What will he tell me?
There was a student from Japan named Erina at the Sandglass intensive. She created a puppet of great dignity and sadness with a life-size head made merely of newspaper: a fragile, temporary thing. He was very Japanese. His face was long and he had large uneven ears. His eyes seemed huge, all-seeing, although they were unformed, only shadows. She draped him with three lengths of cloth – purple, brown, and soft grey. His single hand was her own.
On the final night of the workshop we all performed brief pieces for an invited audience, Erina’s being the most moving. The next morning, after many goodbyes, I took the quiet long drive home, through the forests and sloping fields and low mountains and sudden shining waters of Vermont.
After the high-speed traffic snarls of Montreal you turn west toward Ottawa and the traffic thins and slows. The bedroom communities of Saint Lazare, Hudson, and Rigaud fall away on each side and by the time you enter Ontario the highway is almost empty. The landscape flattens. Twenty thousand years ago, after the retreat of the glaciers, this whole region was a vast inland sea. Now it’s mixed farm and bush. The sky is big; it’s hot and the early evening light is gold and the swelling sun casts long mellow shadows across mildly undulating fields, still lush, still green in early fall. It’s been a long drive. There’s nothing on the radio that I want to hear. I’m past hunger, past thirst, past fatigue.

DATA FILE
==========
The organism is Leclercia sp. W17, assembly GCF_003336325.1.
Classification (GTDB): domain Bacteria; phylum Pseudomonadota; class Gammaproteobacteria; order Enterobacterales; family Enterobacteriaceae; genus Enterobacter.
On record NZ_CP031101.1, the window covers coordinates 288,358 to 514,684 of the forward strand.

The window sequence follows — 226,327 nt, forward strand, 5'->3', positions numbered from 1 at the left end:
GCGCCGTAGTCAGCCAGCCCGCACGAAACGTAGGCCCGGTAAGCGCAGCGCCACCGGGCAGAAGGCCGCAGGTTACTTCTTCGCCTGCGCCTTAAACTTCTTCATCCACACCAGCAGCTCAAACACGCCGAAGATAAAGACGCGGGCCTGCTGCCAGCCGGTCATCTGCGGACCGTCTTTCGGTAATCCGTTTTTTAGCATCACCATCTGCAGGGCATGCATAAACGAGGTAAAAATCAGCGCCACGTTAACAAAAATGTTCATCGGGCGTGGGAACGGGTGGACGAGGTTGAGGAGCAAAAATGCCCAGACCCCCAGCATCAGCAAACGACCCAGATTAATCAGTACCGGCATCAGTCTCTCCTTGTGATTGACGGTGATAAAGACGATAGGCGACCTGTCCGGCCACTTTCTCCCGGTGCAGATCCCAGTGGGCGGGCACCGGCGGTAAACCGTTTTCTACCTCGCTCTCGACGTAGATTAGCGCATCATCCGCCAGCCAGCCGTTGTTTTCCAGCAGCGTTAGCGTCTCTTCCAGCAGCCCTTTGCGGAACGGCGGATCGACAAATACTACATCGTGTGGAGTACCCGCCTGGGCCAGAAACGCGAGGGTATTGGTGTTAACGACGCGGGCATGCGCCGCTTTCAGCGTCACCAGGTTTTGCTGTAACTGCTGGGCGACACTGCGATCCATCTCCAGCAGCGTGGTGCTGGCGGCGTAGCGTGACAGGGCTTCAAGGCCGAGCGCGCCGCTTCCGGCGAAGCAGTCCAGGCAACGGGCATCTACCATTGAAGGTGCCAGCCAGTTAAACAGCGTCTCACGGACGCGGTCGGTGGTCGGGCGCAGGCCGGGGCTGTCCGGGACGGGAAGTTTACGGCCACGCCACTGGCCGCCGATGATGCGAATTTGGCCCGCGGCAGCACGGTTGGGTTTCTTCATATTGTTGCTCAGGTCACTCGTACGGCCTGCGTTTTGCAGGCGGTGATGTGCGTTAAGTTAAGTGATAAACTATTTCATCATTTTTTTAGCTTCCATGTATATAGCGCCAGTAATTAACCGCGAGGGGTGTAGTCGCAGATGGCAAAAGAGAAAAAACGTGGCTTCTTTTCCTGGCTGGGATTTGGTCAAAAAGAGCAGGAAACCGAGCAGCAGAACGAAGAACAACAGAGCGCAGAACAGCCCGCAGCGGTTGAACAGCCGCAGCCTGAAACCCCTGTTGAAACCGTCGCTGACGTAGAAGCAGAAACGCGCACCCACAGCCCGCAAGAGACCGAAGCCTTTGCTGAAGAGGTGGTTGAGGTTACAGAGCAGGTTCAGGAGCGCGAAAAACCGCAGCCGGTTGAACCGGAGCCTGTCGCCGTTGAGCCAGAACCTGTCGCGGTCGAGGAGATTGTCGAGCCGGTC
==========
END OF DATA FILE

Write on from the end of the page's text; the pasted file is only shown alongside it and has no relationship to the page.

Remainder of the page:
The night before, in her hesitant soft English, Erina told me that she could not take her puppet home to Tokyo. He was too big for the plane.
“So I would like to give him to you,” she said.
The sun goes down. Night is coming on and the unremitting woods are empty, kilometre after kilometre. Her beautiful temporary puppet lies behind me on the back seat, silent, vested in strange beauty. He’s waiting for me to discover and release his latent power, his life.
What will he tell me, in the days and weeks ahead?